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Kanye West My Beautiful Dark Twisted Fantasy Review

Album. Released 2010.  

BBC Review

Kayne’s dark days have produced an album of awe-inspiring design.

Stephen Kelly 2010

In this day and age most artists are other artists: their lyrics someone else's clichés, their careers an imitation, their passions a mere reference. Not Kanye West – well, at least not now. For in a genre whose death is declared on a regular basis, West has become three things: interesting, innovative and utterly, utterly mad.

Of course, some of this supposed insanity is nothing but self-mocking egomania. However, it's a darker form of self-deprecating madness which drives the majority of My Beautiful Dark Twisted Fantasy – the kind the only comes from losing love, experiencing death and being branded as the "abomination of Obama's nation" as he insists on the brilliantly pompous Power, right before contemplating suicide. One thing's for sure, dark days have been had.

Yet it appears one benefit of tearing your mind apart is being able to put it back together better than before, for this album really is something special – something that scales heights of ambition barely touched not only by his previous work, but by 2010 in general. Don't let the reported $3 million price tag and plethora of A-list guest spots fool you, this is no vacuous shell, for its depth, detail, ideas and sheer scope of vision is staggering – all the while remaining lyrically honest, earnest, conflicting and – at times – fairly ridiculous.

Highlights are copious. Runaway sees Yeezy toasting to the "douchebags" - including himself – over a nine-minute trip-hop voyage through self-disparagement, All of the Lights recruits half of the musical world in a war between brass and drum'n'bass while Nicki Minaj's verse on Monster is liable to torment the mind and shatter the bowels.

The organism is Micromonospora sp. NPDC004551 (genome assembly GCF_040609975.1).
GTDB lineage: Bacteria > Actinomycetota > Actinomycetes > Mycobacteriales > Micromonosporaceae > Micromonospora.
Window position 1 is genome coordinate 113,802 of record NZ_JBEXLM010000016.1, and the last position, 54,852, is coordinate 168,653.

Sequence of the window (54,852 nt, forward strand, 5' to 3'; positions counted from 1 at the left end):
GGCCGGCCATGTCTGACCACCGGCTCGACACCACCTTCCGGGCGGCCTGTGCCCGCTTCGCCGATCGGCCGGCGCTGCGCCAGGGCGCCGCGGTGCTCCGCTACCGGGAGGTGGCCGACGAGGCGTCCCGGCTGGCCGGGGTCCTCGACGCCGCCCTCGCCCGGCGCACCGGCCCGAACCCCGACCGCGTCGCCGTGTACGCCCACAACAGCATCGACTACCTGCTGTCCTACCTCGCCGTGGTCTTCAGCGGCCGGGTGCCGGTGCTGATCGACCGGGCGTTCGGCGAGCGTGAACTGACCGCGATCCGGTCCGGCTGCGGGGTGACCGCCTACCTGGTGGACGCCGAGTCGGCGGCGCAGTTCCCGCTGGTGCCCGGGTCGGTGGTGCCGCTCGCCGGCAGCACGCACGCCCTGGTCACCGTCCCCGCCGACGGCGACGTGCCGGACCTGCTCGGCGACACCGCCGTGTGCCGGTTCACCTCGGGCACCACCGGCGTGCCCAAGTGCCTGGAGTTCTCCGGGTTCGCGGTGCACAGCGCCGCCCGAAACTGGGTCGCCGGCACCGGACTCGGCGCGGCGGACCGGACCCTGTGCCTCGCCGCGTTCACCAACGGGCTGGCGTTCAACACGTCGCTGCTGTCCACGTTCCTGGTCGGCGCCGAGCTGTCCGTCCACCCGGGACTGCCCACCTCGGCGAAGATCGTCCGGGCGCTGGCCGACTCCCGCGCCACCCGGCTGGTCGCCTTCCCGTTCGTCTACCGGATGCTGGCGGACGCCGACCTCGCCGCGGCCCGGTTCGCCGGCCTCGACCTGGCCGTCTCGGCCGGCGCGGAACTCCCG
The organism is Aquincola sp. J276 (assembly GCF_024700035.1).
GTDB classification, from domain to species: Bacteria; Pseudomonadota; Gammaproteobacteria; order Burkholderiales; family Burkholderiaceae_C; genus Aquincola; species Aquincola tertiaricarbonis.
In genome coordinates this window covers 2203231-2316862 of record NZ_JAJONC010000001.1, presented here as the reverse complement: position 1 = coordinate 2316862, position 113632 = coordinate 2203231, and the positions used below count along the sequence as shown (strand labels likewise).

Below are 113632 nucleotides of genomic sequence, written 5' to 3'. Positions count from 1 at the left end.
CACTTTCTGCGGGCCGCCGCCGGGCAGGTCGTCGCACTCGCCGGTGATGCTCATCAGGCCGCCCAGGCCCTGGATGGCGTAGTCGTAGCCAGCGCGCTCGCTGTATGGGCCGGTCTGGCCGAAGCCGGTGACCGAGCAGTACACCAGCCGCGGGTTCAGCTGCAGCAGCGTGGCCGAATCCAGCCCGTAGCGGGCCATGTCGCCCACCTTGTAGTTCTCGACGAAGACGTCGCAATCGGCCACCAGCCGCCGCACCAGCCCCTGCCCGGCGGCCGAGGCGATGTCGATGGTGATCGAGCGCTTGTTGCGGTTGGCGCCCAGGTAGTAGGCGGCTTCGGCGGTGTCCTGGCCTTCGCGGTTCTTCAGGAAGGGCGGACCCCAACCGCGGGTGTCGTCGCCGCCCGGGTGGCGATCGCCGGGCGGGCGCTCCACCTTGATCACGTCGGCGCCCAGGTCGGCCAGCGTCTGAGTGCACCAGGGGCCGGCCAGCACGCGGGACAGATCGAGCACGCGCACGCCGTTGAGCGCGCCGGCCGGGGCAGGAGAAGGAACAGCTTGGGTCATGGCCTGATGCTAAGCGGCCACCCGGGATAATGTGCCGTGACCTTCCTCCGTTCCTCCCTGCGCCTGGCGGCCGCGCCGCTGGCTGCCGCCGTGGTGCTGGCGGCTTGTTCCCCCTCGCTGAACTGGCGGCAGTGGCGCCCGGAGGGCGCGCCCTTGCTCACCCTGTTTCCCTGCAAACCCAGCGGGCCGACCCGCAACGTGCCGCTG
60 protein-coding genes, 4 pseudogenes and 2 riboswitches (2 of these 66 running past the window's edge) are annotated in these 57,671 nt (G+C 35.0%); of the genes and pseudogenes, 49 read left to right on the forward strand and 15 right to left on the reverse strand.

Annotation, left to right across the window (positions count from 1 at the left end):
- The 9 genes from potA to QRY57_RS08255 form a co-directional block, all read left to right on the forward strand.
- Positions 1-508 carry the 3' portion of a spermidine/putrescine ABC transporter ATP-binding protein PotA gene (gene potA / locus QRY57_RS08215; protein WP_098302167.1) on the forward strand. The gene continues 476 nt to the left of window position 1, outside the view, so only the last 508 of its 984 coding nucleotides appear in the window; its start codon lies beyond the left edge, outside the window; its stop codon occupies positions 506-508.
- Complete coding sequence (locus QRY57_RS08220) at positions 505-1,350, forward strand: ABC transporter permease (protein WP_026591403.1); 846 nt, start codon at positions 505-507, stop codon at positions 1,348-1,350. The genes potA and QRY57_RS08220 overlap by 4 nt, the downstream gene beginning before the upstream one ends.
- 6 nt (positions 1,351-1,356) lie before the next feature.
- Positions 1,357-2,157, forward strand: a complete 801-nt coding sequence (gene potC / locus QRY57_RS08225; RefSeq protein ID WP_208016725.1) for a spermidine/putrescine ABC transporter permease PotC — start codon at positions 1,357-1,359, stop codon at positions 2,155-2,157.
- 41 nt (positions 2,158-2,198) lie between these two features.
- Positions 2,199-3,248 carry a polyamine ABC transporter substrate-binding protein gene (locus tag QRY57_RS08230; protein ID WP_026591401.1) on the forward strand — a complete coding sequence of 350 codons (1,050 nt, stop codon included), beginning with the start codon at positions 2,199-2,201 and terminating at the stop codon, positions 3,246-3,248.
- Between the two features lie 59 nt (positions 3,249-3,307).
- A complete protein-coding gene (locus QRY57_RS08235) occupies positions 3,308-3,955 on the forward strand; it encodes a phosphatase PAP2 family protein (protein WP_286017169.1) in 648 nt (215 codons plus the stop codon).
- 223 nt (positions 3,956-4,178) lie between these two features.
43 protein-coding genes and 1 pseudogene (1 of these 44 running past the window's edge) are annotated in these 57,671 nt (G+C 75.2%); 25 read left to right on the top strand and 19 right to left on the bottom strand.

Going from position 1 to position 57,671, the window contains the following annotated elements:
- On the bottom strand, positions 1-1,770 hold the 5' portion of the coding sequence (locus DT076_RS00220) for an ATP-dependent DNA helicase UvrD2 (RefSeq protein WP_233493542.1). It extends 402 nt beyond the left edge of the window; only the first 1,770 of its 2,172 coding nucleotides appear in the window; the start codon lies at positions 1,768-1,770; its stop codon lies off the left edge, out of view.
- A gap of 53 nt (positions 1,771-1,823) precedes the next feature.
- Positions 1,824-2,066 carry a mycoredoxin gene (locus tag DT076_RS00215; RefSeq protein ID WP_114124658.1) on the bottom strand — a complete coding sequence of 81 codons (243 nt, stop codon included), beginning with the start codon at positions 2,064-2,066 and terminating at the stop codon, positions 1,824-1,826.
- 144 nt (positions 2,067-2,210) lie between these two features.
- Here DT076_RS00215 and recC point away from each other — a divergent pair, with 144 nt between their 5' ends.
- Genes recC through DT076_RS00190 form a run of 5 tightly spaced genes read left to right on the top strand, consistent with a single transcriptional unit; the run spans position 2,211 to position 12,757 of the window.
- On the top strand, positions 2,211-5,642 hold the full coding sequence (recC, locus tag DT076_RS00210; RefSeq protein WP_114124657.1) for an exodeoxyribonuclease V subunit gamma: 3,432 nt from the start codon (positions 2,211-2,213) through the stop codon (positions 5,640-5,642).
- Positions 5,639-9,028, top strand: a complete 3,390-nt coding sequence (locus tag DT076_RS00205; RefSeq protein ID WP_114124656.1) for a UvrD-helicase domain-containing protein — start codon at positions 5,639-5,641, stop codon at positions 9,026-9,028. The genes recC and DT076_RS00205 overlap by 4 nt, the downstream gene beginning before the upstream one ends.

Yet it's the closing tracks that seal the deal, as the beautiful Blame Game – aided by a sublimely smooth John Legend – sees Kanye’s alpha-male bravado in full force before succumbing to the realities of heartbreak that would have any man breaking down in pleas of "I can’t love you this much, I can’t love you this much". This is until, sadly, Chris Rock ruins it with an ill-placed skit. It's on the heartrending conclusion of Lost in the World that West cements his vision and paints a sonic world to call his own. With an Auto-Tuned Justin Vernon of Bon Iver and a closing sample from Gil Scott-Heron's Comment #1, it is to be heard to be believed.

In fact, this record’s only flaw is that its scale is so awe-inspiring it tends to paper over any weaker cracks. And it's these songs that fail to go anywhere (So Appalled and Gorgeous, for instance) and a few clunky rhymes which could very well create an Emperor's New Clothes scenario as the grandiose gloss decays over time. Yet even if it does, and he really is walking around as exposed as the rude pictures he so fondly likes to email, you still have to admire the guy's balls.

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